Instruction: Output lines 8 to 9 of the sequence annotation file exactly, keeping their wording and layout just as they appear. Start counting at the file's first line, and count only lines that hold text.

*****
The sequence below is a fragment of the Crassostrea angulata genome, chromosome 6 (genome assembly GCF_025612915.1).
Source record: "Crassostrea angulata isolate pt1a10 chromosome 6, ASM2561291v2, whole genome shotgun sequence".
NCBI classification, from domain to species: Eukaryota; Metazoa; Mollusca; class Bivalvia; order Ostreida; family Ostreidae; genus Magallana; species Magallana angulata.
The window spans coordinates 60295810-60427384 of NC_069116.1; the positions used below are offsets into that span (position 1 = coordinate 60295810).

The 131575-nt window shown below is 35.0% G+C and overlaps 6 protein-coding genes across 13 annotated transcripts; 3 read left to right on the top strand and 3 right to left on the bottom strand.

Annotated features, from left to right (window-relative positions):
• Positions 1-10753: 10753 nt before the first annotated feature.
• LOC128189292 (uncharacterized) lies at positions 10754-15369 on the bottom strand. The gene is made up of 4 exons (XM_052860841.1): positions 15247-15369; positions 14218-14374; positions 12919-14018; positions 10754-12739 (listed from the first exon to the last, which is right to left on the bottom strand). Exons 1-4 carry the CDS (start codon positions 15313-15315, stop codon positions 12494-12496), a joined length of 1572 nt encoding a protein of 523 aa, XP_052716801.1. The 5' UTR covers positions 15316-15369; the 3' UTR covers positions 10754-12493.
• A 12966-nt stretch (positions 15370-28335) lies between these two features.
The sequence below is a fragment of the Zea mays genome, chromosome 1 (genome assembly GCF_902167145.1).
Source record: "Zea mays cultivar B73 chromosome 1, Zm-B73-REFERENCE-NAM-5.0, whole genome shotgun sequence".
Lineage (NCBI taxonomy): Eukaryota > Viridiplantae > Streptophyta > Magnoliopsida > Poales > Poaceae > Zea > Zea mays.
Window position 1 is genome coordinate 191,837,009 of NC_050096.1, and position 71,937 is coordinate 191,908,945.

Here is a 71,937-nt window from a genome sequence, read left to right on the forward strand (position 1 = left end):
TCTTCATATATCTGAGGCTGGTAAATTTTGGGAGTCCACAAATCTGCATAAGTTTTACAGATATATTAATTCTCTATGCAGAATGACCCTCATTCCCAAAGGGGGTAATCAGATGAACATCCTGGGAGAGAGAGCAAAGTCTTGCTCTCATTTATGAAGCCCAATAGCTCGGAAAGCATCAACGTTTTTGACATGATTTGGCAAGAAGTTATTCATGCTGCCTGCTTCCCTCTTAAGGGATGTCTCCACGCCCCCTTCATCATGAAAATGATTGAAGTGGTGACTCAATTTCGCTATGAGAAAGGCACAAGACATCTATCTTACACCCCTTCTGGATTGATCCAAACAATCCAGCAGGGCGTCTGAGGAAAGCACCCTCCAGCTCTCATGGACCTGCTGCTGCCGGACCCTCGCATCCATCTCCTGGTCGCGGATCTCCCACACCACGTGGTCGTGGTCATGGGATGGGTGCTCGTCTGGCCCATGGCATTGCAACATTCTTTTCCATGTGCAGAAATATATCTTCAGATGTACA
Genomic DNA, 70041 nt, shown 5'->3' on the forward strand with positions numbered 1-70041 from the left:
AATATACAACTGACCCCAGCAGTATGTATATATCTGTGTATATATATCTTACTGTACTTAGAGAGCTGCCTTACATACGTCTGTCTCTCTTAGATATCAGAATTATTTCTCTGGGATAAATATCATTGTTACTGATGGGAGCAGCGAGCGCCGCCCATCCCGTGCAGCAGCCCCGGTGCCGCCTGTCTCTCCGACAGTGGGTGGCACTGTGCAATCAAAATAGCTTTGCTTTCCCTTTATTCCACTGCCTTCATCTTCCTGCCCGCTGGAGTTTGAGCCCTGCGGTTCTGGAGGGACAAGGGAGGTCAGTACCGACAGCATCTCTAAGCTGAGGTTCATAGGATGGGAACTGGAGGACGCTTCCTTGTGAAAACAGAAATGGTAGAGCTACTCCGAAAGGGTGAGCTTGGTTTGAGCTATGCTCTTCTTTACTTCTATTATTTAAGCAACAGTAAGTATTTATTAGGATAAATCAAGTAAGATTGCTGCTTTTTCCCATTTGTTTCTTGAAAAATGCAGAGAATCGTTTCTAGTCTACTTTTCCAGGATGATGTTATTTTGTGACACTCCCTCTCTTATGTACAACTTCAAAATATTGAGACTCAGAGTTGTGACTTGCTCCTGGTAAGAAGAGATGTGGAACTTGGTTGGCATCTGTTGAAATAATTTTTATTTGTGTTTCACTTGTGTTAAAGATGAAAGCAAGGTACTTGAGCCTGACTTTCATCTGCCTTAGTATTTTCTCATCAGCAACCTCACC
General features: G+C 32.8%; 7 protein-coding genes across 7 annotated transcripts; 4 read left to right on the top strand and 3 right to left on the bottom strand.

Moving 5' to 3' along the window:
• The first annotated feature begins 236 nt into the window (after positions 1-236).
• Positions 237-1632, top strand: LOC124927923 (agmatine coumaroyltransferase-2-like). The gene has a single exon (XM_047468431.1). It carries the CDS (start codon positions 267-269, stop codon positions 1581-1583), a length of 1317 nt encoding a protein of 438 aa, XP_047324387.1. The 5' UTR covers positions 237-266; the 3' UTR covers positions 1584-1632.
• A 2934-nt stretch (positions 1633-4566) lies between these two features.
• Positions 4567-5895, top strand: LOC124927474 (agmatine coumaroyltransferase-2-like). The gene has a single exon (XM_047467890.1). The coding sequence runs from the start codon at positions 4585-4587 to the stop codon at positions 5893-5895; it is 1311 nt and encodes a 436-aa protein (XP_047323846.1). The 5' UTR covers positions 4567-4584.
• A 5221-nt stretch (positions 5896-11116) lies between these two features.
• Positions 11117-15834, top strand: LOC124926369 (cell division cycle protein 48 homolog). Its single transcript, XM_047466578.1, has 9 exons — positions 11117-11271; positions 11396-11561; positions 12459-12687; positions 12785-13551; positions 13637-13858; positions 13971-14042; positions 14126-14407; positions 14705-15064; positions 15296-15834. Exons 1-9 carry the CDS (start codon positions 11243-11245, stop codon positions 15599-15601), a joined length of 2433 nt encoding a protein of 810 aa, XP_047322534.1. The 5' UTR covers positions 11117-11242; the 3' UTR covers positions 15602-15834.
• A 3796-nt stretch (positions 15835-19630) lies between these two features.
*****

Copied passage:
• LOC128189292 (uncharacterized) lies at positions 10754-15369 on the bottom strand. The gene is made up of 4 exons (XM_052860841.1): positions 15247-15369; positions 14218-14374; positions 12919-14018; positions 10754-12739 (listed from the first exon to the last, which is right to left on the bottom strand). Exons 1-4 carry the CDS (start codon positions 15313-15315, stop codon positions 12494-12496), a joined length of 1572 nt encoding a protein of 523 aa, XP_052716801.1. The 5' UTR covers positions 15316-15369; the 3' UTR covers positions 10754-12493.
• A 12966-nt stretch (positions 15370-28335) lies between these two features.